Dehaene hypothesizes that the purpose of consciousness is to propagate important local information throughout the brain. There are many small isolated systems of neurons that encode information in their continuous local activity, and when any one of them reaches a certain threshold of electrical activity, it causes an “avalanche” of electricity that ends up creating a P3 wave, allowing us to consciously consider the encoded information and connect it with information in other parts of the brain. It could be the case that our subjective experience of “consciousness” is nothing more than a side-effect of the mechanism that the brain uses to judge the relative importance of local information and share the most important information globally.
We really are robots: genetics determine a large part of our personalities; underlying heuristics, habits, and hormones control us more than we realize; it even seems like the most cherished and private part of our being, the consciousness, exists to fulfill the mechanical task of global information sharing. It seems like there’s no ghost in the machine - we’re all machine and no ghost. But there’s no reason to get depressed. This knowledge isn’t going to do away with our subjective feelings of consciousness and free will (even if they are illusions). Instead, we should celebrate that we already know so much about the brain that we can use to “self-hack” and improve our quality of life. I would rather be a happy, healthy, and well-informed robot than a robot that gets depressed about being a robot.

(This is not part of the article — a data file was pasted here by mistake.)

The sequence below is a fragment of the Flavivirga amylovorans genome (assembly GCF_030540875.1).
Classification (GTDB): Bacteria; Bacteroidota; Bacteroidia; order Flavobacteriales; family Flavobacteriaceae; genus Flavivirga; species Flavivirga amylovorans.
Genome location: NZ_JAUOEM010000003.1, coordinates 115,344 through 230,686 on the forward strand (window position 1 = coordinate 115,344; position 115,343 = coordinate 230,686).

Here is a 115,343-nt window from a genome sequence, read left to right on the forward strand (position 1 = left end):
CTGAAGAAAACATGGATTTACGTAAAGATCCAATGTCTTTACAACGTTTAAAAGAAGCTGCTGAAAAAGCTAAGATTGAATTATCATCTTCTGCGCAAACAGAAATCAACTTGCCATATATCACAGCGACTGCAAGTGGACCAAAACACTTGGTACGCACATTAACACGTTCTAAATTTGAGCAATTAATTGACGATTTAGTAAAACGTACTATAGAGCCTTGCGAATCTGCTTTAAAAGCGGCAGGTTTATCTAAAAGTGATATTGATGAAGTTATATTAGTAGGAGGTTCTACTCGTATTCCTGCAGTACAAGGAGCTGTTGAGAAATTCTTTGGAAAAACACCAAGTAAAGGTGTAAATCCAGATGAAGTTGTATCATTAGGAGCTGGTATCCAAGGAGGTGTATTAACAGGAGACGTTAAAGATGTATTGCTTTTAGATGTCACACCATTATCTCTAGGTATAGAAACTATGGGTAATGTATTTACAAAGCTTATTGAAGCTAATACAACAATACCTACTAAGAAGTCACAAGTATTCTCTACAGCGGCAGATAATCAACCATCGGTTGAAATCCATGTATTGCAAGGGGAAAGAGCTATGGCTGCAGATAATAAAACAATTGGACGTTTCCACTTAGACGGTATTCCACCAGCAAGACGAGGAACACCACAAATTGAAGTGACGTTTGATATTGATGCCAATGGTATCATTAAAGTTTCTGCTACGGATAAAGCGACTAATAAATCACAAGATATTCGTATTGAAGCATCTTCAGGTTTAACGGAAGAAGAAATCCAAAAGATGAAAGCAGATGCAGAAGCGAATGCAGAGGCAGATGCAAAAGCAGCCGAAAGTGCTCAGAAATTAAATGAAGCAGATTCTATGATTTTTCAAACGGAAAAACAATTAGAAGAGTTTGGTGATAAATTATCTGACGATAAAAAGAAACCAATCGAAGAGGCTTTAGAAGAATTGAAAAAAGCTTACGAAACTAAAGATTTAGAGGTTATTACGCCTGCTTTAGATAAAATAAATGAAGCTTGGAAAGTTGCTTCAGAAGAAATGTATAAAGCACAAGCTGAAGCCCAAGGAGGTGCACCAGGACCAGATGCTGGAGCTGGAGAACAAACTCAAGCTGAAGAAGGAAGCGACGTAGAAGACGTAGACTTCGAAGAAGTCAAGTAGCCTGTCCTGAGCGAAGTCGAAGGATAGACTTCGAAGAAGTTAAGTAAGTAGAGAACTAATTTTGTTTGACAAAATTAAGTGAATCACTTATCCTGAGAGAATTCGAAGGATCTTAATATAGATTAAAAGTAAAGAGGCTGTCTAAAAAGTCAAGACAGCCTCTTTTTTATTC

One more thing: I recommend that any interested reader read some (or even all!) of the books that I’ve mentioned in this blog post. I can’t do them justice with only a few short paragraphs, and they’re full of other interesting ideas and details.